For our distant ancestors, recognizing whether they were about to step on grass, off a cliff, on slippery mud, or into a pond probably was critical information. Perhaps as a result, the human brain has evolved an ability to recognize visual patterns. Since we have this ability, it provides us a valuable tool for analyzing other kinds of information.
Recall that Pythagoras proposed that mathematics and numbers revealed the essence of the universe. Plato taught that mathematics could be used to explain the universe. Their followers were increasingly successful in measuring and understanding aspects of the physical world then learning to use that understanding to control the world to their benefit.
As their society emerged from the Midevil period, some Europeans such as Thomas Bradwardine (c. 1295-1349) tried to clarify the causes of change such as motion. He and other fellows at Merton College searched for geometric methods of visualizing mathematical patterns for speed and other properties that change. They began to draw bars and histograms of lengths proportional to successive measurements. Nicole Oresme of Paris used what today would be called graphs to quantify physical qualities such as speed, displacement, temperature, whiteness, and heaviness, but also nonphysical qualities such as love, charity and grace. For example, he used the geometry of a graph to prove a uniformly accelerated object travels the same distance as it would, had it travelled steadily at the average (Sav) of its initial (Si) and final (Sf) speeds. (The area of the distance rectangle is equal to the area of the trapezoid because moving the pink triangle doesn't change its area.)
That search for patterns in the phenomena of our world continues with efforts such as Stephen Wolfram's A New Kind of Science in which he uses computers and a program called Mathematica to seek patterns in the apparent chaos of vast collections of related numbers.
While histograms, pie charts, and other bar graphs are helpful in visualizing patterns in one aspect of nature, we are often more interested in how one aspect of nature relates to another aspect. For example, a fireman needs to know how the height water can be delivered from a fire hose depends on the water pressure. Such information can be visually presented by a line graph. Traditionally such a graph is made manually with pencil and graph paper. But computer programs using spreadsheets such as Excel can also generate such graphs. Learning to manually draw good graphs with all the necessary parts is a valuable precursor to manipulating Excel to make similar graphs. Incidentally, making a pretty graph using a computer program such as Excel often requires more time than to make a good graph manually!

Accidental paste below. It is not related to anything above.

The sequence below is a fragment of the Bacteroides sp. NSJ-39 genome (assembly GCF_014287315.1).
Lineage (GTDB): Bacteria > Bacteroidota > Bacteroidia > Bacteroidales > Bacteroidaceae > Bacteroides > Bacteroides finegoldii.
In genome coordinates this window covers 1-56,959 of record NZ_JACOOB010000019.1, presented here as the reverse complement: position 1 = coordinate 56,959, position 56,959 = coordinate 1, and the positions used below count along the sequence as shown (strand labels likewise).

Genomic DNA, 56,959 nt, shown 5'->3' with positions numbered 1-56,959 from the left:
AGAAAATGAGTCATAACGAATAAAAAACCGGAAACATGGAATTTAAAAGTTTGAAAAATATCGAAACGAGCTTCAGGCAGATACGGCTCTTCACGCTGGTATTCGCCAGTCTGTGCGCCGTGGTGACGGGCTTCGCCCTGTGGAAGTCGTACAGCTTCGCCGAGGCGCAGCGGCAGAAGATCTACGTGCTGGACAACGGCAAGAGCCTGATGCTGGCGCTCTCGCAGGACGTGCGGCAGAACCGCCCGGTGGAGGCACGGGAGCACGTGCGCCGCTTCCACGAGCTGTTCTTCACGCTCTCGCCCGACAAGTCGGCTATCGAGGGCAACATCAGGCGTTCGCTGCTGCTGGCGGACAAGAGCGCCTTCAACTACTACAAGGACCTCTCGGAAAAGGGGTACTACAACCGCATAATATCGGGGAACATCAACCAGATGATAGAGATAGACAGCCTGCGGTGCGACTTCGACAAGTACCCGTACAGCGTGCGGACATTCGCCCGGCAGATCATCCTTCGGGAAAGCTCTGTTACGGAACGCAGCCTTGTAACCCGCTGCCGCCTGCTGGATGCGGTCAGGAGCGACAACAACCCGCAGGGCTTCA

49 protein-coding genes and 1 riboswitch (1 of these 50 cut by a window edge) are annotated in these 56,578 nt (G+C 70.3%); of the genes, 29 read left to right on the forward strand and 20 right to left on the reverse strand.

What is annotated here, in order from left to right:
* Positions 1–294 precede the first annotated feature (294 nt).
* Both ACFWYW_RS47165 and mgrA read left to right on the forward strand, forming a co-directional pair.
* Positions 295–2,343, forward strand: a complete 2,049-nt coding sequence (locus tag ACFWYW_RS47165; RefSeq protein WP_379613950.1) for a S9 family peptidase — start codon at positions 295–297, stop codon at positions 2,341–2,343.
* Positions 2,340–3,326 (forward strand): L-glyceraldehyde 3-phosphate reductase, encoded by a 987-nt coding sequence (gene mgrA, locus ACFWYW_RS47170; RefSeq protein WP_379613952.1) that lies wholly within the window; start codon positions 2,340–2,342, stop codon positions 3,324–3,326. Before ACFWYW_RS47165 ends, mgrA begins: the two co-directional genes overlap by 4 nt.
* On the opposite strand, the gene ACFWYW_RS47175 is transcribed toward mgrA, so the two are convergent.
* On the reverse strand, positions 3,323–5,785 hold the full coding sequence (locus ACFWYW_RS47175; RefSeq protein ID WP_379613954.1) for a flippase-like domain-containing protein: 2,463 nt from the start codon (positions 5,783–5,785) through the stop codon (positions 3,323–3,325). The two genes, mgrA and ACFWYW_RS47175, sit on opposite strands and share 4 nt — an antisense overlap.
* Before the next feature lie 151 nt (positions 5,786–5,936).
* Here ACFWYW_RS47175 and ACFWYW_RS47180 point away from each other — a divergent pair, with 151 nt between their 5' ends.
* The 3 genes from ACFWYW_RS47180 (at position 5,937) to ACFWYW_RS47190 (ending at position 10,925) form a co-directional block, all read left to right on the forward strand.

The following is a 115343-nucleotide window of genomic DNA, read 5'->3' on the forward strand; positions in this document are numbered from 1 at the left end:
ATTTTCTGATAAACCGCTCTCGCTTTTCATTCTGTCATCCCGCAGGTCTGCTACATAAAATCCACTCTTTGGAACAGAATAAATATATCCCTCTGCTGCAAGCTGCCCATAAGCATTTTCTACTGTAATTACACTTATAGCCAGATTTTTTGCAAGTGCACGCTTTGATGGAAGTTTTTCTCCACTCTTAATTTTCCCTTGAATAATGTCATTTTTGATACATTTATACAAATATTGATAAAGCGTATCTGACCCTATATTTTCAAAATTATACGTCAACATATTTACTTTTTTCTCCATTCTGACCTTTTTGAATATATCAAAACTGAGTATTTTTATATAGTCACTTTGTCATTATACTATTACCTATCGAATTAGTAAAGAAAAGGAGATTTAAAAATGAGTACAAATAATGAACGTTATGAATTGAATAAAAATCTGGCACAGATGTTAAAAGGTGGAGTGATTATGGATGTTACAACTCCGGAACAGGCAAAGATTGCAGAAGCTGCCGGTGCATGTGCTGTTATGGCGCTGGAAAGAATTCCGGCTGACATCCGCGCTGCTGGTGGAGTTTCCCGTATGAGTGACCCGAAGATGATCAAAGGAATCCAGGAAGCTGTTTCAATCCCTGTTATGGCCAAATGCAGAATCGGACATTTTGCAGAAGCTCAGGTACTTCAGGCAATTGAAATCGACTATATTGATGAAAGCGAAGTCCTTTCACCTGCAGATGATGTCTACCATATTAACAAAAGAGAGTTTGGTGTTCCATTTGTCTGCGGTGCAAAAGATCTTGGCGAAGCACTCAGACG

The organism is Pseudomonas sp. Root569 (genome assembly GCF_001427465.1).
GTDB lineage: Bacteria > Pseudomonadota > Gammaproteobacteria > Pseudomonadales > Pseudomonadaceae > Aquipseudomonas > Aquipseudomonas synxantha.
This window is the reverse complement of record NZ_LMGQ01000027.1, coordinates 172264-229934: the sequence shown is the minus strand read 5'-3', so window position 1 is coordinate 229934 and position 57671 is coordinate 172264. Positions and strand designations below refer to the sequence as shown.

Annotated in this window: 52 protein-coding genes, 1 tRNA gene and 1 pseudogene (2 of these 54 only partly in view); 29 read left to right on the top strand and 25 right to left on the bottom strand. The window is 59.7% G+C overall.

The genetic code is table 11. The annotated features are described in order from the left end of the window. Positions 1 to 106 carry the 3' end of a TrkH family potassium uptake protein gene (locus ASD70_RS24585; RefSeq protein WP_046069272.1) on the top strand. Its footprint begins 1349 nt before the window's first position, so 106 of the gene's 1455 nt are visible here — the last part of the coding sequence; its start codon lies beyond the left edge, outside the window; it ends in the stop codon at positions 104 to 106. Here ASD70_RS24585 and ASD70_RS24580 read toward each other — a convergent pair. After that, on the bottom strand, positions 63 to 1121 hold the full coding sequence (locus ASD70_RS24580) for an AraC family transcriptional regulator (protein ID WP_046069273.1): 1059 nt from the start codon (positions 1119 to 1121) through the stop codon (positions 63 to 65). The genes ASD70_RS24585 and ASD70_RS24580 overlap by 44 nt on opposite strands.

At this point, many people believe they have previously learned how to make graphs, skip further instruction, then construct FLAWED graphs! A word of advice: Don't assume you already know everything; at least read the links below about making graphs and search for construction details that make a pretty but useless graph into effective communication.
connect the dots.Recall that all measurements contain experimental error, so as a result, most dots are not exactly where they should ideally be located. To compensate for this experimentally error, try to draw a straight line that compromises, coming closest to nearly all the dots. Sometimes a straight line does not fit well. In that case, consider
Construct a line graph for data such as provided in Table #1 below.
|Time (minutes)||Distance (miles)||Time (minutes)||Distance (miles)|
Nearly all computers have applications for constructing spreadsheets. Such applications usually are capable of constructing graphs from series of data entered into the spreadsheet. If you are working on a computer that uses an operating system from Microsoft, you probably have a spreadsheet program called Excel. Jim Askew at Howe High School in Howe, Oklahoma has created instructions for making graphs using Excel. To learn more about making effective line graphs using Excel, use this link to Jim Askew's instructions.
Using a computer spreadsheet such as Excel, construct a line graph for the data in Table #1 above.
to Physical Science experiment 3-2